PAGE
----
Who are the younger generations, and why is their use of the internet important? Learn more about trends in internet usage across generations. Have you ever had a grandparent call you with a Wi-Fi question? Or did she have to explain to an elderly neighbor how to use Instagram?
You might assume that older internet users are not as digitally aware as younger internet users, but you might be shocked by the truth. Millennials are more technologically engaged than most people give them credit for, even though they may not watch viral videos or share memes. Some millennials are on a good path already using the internet for business.
Let's describe the "who" before we move into the "how." While the time limits for generational labels differ widely depending on who you ask, baby boomers are commonly recognized as someone born between 1946 and 1964. In 2011, the first baby boomers hit the retirement age, currently from 55 to 73 years of age. We should not underestimate their technical savvy although they might be eligible for senior discounts. Tech giants like Bill Gates, Paul Allen, and Time Berners-Lee, after all, are dropping into the gen x pile.
Generation X and Generation Y, better known as millennials, include the generations following the baby boomers. Gen X refers to the generation born between 1965 and 1980, and between 1981 and 1996, Gen Y refers to the generation born.
Millennials don't actually use the internet less than other people, but due to their internet behaviors, their habits may seem that way. As it turns out, 87% of adults aged 50-64 used the internet in 2018, only around 10% fewer than the two younger age groups in the survey between adults ages 18-29 and 30-49.
A certain study showed that Millenials are the least likely to use social media of all adult age groups. Surveyed adults were asked if they approved or strongly disagree with the statement "The popularity, follows, images, etc. you have on social networks, the more effective or popular you are." Although almost 50 percent of adults aged 55-64 disagreed fully, only about 20 percent of adults aged 25-34 thought the same. This suggests that while some millennials are socially active online, those interactions do not put as much emphasis on them as modern viewers do.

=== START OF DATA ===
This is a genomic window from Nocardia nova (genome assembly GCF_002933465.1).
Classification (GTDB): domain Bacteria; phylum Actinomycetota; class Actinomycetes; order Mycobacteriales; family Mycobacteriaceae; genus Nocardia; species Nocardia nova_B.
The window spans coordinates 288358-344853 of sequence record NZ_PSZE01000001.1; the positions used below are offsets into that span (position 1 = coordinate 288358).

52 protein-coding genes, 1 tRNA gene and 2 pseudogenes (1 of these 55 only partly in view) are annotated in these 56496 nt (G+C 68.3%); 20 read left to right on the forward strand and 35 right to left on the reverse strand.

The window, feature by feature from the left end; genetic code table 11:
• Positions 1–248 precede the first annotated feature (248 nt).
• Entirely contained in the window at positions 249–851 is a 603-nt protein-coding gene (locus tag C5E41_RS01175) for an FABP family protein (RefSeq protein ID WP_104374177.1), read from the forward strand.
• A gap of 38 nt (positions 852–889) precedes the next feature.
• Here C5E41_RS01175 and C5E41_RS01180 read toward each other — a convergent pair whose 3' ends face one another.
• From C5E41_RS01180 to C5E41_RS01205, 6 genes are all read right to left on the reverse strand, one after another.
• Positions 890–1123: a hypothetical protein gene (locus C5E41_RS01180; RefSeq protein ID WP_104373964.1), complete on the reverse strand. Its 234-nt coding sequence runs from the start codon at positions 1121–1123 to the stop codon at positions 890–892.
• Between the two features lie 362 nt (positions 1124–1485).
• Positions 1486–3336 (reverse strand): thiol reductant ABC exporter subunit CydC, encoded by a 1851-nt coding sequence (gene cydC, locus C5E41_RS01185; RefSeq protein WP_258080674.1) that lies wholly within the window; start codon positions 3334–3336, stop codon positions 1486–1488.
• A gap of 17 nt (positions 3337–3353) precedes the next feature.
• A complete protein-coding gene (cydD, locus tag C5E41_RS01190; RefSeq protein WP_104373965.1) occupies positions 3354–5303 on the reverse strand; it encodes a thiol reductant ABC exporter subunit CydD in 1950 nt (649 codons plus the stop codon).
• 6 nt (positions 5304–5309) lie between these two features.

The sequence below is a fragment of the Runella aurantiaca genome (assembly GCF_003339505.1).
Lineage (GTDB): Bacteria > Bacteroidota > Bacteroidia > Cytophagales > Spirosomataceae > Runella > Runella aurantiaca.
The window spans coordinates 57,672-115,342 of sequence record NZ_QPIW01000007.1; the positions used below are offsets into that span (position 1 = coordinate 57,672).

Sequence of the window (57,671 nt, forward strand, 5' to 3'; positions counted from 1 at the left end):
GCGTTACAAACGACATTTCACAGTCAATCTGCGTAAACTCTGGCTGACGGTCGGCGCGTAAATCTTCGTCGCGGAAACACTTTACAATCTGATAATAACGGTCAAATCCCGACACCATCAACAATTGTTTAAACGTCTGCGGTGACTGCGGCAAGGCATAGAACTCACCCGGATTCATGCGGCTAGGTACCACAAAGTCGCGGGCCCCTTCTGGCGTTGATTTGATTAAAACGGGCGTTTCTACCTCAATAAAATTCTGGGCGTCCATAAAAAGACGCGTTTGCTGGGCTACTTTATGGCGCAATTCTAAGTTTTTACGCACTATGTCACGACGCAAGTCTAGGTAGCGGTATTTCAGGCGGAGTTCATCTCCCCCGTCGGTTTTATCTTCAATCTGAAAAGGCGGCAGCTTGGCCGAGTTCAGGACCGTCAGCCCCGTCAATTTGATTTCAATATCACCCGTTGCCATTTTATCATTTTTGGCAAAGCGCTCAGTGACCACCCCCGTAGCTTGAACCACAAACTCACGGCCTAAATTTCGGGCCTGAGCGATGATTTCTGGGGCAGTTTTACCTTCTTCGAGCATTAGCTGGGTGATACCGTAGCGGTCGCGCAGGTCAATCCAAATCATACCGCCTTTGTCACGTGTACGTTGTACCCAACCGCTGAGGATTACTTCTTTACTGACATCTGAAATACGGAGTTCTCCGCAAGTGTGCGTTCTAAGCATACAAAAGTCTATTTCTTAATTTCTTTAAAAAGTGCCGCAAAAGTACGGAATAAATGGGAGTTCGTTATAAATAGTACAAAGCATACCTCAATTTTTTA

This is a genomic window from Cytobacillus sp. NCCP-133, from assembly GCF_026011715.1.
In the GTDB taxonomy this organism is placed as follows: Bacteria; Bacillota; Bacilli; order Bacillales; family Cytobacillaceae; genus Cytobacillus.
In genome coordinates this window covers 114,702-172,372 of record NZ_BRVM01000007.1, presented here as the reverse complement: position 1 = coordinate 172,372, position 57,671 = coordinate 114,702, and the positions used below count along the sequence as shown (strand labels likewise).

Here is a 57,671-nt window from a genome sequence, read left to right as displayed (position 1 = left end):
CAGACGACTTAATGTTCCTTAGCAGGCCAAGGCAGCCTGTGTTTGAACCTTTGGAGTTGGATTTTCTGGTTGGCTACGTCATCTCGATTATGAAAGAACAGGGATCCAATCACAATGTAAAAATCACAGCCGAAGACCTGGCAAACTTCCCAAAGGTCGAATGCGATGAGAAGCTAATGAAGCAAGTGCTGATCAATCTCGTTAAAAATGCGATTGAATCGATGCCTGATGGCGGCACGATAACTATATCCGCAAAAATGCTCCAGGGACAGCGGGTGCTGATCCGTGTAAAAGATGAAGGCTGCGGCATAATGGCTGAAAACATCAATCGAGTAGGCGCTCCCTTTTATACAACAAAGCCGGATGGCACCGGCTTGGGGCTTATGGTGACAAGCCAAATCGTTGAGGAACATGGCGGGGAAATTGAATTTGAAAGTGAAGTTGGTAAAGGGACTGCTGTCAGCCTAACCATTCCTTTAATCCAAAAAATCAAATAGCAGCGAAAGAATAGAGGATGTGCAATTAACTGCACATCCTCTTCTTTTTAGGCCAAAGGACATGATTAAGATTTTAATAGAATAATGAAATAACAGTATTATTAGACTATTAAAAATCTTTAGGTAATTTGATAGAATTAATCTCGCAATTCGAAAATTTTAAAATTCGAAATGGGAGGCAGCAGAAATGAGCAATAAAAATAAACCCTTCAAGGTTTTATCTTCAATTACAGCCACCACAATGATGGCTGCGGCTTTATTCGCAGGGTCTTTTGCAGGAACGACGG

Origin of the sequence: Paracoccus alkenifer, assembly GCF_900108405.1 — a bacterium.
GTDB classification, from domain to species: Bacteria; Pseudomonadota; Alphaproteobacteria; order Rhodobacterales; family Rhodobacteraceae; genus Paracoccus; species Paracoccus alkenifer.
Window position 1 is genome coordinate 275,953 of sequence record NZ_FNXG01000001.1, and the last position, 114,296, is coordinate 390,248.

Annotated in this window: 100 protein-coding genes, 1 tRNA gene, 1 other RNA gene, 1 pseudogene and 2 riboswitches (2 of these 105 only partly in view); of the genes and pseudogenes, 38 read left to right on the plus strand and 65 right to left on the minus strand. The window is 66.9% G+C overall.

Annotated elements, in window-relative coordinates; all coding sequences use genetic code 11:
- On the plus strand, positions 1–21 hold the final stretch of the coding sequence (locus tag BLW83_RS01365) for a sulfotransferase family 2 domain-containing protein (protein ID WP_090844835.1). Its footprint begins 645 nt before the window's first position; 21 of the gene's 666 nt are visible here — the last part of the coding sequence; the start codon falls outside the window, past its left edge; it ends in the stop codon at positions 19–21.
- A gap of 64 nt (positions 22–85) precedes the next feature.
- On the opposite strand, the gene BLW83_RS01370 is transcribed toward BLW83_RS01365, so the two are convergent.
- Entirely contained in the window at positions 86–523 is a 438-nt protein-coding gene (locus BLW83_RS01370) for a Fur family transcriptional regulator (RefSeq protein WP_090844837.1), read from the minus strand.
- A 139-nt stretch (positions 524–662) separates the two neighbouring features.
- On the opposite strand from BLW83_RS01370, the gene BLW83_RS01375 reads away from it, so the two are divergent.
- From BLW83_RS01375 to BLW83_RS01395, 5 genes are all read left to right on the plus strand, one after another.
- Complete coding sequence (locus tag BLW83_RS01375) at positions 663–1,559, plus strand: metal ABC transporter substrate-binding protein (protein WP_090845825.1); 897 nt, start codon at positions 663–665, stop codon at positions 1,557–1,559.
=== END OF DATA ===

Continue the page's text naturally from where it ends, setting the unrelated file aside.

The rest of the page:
Just one of the many ways baby boomers use the internet differently from other adults is social media. Some of the different ways adults interact with the internet are shown in the chart below. As you can see, all three generations have different consumption habits—baby boomers, Gen X, and millennials.
Older web users may not view as many video clips or send as many direct messages as younger users, but they are involved in sending emails, tracking the weather, searching for and managing news and political information.
A report investigating the prevalence of false news distribution on Facebook was published in January by researchers at New York University and Princeton University. Their study based primarily on Facebook profile data from the U.S. presidential campaign era of 2016 when fake news concerns hit a new high. Although the findings showed that fake news sharing was relatively uncommon, researchers said, "... our most robust and consistent finding is that older Americans were more likely to share fake news articles."
Intriguingly, the previously described study featured in Forbes showed that millennials were the age group most worried about their internet privacy. They did not feel entirely protected online, but they had few security concerns to report and were careful to restrict what personal details they shared online. This finding contrasts somewhat with the results of the fake news report, as one shows the unintended dissemination of false information, while the other shows an attempt to preserve protection.
We can also consider the technological age they grew up in while analyzing the online behaviors of older customers. Although most older adults are familiar with TVs and computers, they are not familiar with newer devices, such as smartphones and tablets. A new generation of digital users who depend heavily on social networking sites, online shopping, and other internet-focused practices are based on these complex interfaces to sustain them.
With the rapidly shifting digital world, it's important to note how their interactions and devices communicate with different generations. Technology statistics indicate that older audiences are still heavy internet users, but their behaviors and attitudes, especially their social media usage, do not match those of younger generations. With their attention on security but possible uncertainty about safe tools, it is important to be aware of what they click on for older internet users and internet users of all ages.
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